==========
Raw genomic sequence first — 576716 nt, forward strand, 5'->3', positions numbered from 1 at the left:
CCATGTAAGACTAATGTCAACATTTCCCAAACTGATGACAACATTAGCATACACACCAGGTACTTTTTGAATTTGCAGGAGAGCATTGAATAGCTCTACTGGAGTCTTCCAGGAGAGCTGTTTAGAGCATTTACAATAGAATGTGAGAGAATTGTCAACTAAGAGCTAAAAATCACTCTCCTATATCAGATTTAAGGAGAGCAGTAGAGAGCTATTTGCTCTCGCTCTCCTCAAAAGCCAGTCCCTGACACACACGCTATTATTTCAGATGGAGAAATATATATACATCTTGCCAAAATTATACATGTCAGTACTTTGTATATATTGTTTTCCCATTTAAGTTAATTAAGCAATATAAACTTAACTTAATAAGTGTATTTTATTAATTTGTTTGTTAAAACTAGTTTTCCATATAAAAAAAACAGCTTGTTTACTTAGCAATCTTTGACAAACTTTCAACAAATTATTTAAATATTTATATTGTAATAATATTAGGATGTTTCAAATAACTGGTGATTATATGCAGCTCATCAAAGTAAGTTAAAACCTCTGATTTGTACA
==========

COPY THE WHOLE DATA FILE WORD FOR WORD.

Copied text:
Raw genomic sequence first — 576716 nt, forward strand, 5'->3', positions numbered from 1 at the left:
CCATGTAAGACTAATGTCAACATTTCCCAAACTGATGACAACATTAGCATACACACCAGGTACTTTTTGAATTTGCAGGAGAGCATTGAATAGCTCTACTGGAGTCTTCCAGGAGAGCTGTTTAGAGCATTTACAATAGAATGTGAGAGAATTGTCAACTAAGAGCTAAAAATCACTCTCCTATATCAGATTTAAGGAGAGCAGTAGAGAGCTATTTGCTCTCGCTCTCCTCAAAAGCCAGTCCCTGACACACACGCTATTATTTCAGATGGAGAAATATATATACATCTTGCCAAAATTATACATGTCAGTACTTTGTATATATTGTTTTCCCATTTAAGTTAATTAAGCAATATAAACTTAACTTAATAAGTGTATTTTATTAATTTGTTTGTTAAAACTAGTTTTCCATATAAAAAAAACAGCTTGTTTACTTAGCAATCTTTGACAAACTTTCAACAAATTATTTAAATATTTATATTGTAATAATATTAGGATGTTTCAAATAACTGGTGATTATATGCAGCTCATCAAAGTAAGTTAAAACCTCTGATTTGTACA